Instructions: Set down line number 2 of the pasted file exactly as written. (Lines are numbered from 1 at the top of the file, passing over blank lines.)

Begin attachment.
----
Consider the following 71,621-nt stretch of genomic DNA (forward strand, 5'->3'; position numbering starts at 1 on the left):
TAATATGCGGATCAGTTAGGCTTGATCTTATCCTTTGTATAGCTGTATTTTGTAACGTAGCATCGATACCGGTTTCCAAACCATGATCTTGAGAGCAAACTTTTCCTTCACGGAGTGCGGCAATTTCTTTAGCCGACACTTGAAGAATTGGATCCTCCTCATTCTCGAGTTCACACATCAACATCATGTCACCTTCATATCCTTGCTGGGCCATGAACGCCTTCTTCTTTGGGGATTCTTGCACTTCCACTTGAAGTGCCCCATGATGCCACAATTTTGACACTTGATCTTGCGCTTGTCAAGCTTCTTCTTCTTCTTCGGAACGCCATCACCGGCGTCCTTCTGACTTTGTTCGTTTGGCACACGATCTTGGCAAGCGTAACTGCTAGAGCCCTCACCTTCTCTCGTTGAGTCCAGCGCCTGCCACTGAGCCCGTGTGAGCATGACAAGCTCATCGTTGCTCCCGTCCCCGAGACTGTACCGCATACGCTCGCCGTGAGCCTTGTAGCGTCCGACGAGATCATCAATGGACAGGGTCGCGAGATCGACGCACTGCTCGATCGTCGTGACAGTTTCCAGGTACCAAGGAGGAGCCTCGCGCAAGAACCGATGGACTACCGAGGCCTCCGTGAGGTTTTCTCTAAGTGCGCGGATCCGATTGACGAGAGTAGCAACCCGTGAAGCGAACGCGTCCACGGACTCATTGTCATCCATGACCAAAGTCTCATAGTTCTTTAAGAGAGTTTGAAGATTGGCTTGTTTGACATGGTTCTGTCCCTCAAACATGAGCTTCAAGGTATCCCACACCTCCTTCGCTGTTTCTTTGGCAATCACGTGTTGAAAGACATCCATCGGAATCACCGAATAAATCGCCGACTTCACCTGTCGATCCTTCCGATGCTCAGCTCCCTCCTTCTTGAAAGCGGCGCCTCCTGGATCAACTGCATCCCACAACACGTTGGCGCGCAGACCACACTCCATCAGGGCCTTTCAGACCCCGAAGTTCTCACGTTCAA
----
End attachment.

TAATATGCGGATCAGTTAGGCTTGATCTTATCCTTTGTATAGCTGTATTTTGTAACGTAGCATCGATACCGGTTTCCAAACCATGATCTTGAGAGCAAACTTTTCCTTCACGGAGTGCGGCAATTTCTTTAGCCGACACTTGAAGAATTGGATCCTCCTCATTCTCGAGTTCACACATCAACATCATGTCACCTTCATATCCTTGCTGGGCCATGAACGCCTTCTTCTTTGGGGATTCTTGCACTTCCACTTGAAGTGCCCCATGATGCCACAATTTTGACACTTGATCTTGCGCTTGTCAAGCTTCTTCTTCTTCTTCGGAACGCCATCACCGGCGTCCTTCTGACTTTGTTCGTTTGGCACACGATCTTGGCAAGCGTAACTGCTAGAGCCCTCACCTTCTCTCGTTGAGTCCAGCGCCTGCCACTGAGCCCGTGTGAGCATGACAAGCTCATCGTTGCTCCCGTCCCCGAGACTGTACCGCATACGCTCGCCGTGAGCCTTGTAGCGTCCGACGAGATCATCAATGGACAGGGTCGCGAGATCGACGCACTGCTCGATCGTCGTGACAGTTTCCAGGTACCAAGGAGGAGCCTCGCGCAAGAACCGATGGACTACCGAGGCCTCCGTGAGGTTTTCTCTAAGTGCGCGGATCCGATTGACGAGAGTAGCAACCCGTGAAGCGAACGCGTCCACGGACTCATTGTCATCCATGACCAAAGTCTCATAGTTCTTTAAGAGAGTTTGAAGATTGGCTTGTTTGACATGGTTCTGTCCCTCAAACATGAGCTTCAAGGTATCCCACACCTCCTTCGCTGTTTCTTTGGCAATCACGTGTTGAAAGACATCCATCGGAATCACCGAATAAATCGCCGACTTCACCTGTCGATCCTTCCGATGCTCAGCTCCCTCCTTCTTGAAAGCGGCGCCTCCTGGATCAACTGCATCCCACAACACGTTGGCGCGCAGACCACACTCCATCAGGGCCTTTCAGACCCCGAAGTTCTCACGTTCAA